Duvoir's apparatus thus acted well, but did not fulfil all the required conditions, owing to the causes already mentioned. Peclet subsequently improved upon this system by causing the air to be cooled to pass into an apparatus formed of a number of little moistened tubes not in the interior, as with Duvoir's plan, but at the exterior. Each tube was surrounded by a sheet kept constantly wet, and the evaporation was stimulated by the action of a strong ventilator. Still the necessary amount of moisture was not introduced.
Among apparatus of this kind, Baum-bauer's plan is particularly to be noticed. Its simplicity attracted much attention.
It was composed of a cylinder traversed by a minutely divided current of water, a current of air proceeding in the same direction, and then flowing into a chimney draught in which a gas-jet was burning-; this cylinder was enclosed by another open at both ends, containing transverse metallic gauze, by which the cold was to pass to the air descending between the cylinders by the effect of the lower temperature.
Ice as a refrigerant may be placed either within or without the shafts bringing in fresh air. In the first case, generally preferred by the inventors, it melts, and afterwards evaporates in the fresh air. The cold resulting from the fusion and warming of the water produced not being more than 1/6of that due to evaporation, it follows that the amount of moisture introduced into the air is about 1/7, or nearly as much as that of evaporation alone. The refrigeration obtained has the same inconveniences as before, and is equally ineffectual. When the ice surrounds the pipe without being in contact with the fresh air, it gives, by fusion and the heating of the water thus produced, about 100 calories of cold per kiln. (2 .2 lb.). In a hospital, for instance, a specific ventilation of 100 cub. metres with a temperature of 5° C, would require per bed and hour 100 X 0.24 X 5 = 120 calories of cold, to be raised by reason of loss to 200 calories, or 2 Mo. (4.4 lb.) of ice. In warm countries, this refrigeration would be wanted, generally speaking, at least fur 5 hours a day during 100 days; therefore it would need, per bed per year, the employment of about 1 ton of ice.
In temperate climates it would always be possible to obtain that quantity of ice, despite its importance; it would always cause a high amount of expense in consequence of the ice-houses to be constructed, and even the harvesting of the ice during winter. But in hot climates, precisely when the consumption would be the greatest, it would be almost impossible to obtain it without enormous expense. In point of fact, this method of refrigeration must be considered impracticable when ice is not very cheap, and cold cannot be produced as inexpensively as heat.
The apparatus shown in Fig. 12 and based upon this principle, may be used in some cases; its simplicity has gained it a certain degree of support. The air conduit c passes through a casing a 6, formed of a double lining. The interior space d surrounding the air conduit contains ice. The next space e is filled with tan, or, still better, down or wool, which acts as a non-conductor of cold. A tap / lets off the water formed by the melting of the ice into a receiver g. The air conduit c is fitted with mechanical fly-wings A, which increase the contact of the air with the sides cooled by the ice. These metallic fly-wings are fixed to a vertical axis, and in successive rows, but in different planes, which multiplies the surface over which the air has to pass. A mixture of ice and salt is better than pure ice, should ice be dear, or the casing a b be small in comparison with the degree of refrigeration required. This contrivance, which manifests ingenious details of construction, may have been applied with success, but it is far from being sufficiently cheap.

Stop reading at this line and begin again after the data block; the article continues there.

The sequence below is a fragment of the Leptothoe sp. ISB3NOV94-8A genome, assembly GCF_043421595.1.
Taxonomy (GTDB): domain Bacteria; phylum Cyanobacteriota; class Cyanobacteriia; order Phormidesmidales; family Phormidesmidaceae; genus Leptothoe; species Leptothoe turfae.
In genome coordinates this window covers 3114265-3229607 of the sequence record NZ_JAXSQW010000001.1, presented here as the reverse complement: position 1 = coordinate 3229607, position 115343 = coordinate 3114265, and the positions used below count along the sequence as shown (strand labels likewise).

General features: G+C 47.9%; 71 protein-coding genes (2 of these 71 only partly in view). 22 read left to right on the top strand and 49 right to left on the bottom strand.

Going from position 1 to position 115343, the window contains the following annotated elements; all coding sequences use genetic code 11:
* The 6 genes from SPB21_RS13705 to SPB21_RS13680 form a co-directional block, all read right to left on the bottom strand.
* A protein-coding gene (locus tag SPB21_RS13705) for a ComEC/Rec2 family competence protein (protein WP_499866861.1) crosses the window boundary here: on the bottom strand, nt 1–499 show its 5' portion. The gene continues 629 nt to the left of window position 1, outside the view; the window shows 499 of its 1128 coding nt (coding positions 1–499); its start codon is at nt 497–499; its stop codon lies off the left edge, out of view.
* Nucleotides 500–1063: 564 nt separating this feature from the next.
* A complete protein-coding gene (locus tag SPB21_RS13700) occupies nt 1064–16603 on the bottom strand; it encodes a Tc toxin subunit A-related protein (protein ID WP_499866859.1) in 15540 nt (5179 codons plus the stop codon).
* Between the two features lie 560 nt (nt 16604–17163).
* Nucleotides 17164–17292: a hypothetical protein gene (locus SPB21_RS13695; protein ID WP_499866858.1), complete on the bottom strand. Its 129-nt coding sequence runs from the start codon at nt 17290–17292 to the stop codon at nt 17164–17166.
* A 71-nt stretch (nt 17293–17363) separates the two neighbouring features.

It has been calculated that the cost of cooling the wards of the Lariboi-siere Hospital in summer by this apparatus would equal the cost of warming them in winter, taking the minimum price of 1/4d. per lb. of ice.
Refrigerating mixtures in point of economy, so far as they have been realised, have turned out altogether illusory. True a considerable degree of cold has been attained, but the expense is too high. An apparatus of this kind would only be accessible to amateurs who could afford to pay a fancy price, but may be adopted in some particular instances. If it were possible to obtain inexpensive chemical mixtures for producing great degrees of cold, this model might be advantageously employed.
The temperature of the soil to a depth of 6, 10, or 20 yd., according to its nature and the local position, is on an annual average nearly the same as the temperature of the air at the surface, but the variations to which it is subject are much less, and decrease rapidly with the depth; at 3 or 4 yd, these variations are not more than 2° or 3° C, and the temperature may practically be regarded as constant. By causing currents of air to pass through vaults built at that depth, they will be perceptibly cooled in summer if they are of any length. As such conduits are almost necessarily a part of any ventilation by injection, the cooling of air is effected by this system without any additional expense - that is to say, naturally. In two experiments mode at the Necker Hospital the following results were obtained: -
Temperature of the Hall.
Temperature of the Fresh Air at Its Introduction.
Temperature in the shade
The subterraneous channel is an aqueduct of masonry, built under the cellars at a depth of about 4 yd.; the distances traversed in this conduit are on the average 15 yd. for the first inlet orifice, 35 yd. for the second, and 55 yd. for the third. On the first 15 yd. of the conduit the cooling is 2-9° C in the first experiment, 3.4° C. in the second experiment: that is to say, 3.l0